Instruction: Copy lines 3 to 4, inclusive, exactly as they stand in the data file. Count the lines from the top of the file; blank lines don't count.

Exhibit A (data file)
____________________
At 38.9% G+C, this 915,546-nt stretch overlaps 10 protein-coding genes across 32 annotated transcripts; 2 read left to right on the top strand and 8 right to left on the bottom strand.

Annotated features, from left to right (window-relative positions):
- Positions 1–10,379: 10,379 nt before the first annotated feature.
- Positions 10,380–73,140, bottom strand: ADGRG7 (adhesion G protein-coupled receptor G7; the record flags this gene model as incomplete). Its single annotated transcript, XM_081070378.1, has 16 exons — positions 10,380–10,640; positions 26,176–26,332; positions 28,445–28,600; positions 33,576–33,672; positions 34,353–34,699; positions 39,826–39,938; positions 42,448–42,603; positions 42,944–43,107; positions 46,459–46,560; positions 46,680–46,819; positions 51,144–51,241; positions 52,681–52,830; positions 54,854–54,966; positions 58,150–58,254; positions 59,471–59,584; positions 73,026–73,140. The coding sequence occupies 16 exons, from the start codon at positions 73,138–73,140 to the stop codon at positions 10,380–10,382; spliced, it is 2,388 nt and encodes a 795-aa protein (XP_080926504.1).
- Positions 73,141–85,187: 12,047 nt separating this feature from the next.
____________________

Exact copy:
- Positions 1–10,379: 10,379 nt before the first annotated feature.
- Positions 10,380–73,140, bottom strand: ADGRG7 (adhesion G protein-coupled receptor G7; the record flags this gene model as incomplete). Its single annotated transcript, XM_081070378.1, has 16 exons — positions 10,380–10,640; positions 26,176–26,332; positions 28,445–28,600; positions 33,576–33,672; positions 34,353–34,699; positions 39,826–39,938; positions 42,448–42,603; positions 42,944–43,107; positions 46,459–46,560; positions 46,680–46,819; positions 51,144–51,241; positions 52,681–52,830; positions 54,854–54,966; positions 58,150–58,254; positions 59,471–59,584; positions 73,026–73,140. The coding sequence occupies 16 exons, from the start codon at positions 73,138–73,140 to the stop codon at positions 10,380–10,382; spliced, it is 2,388 nt and encodes a 795-aa protein (XP_080926504.1).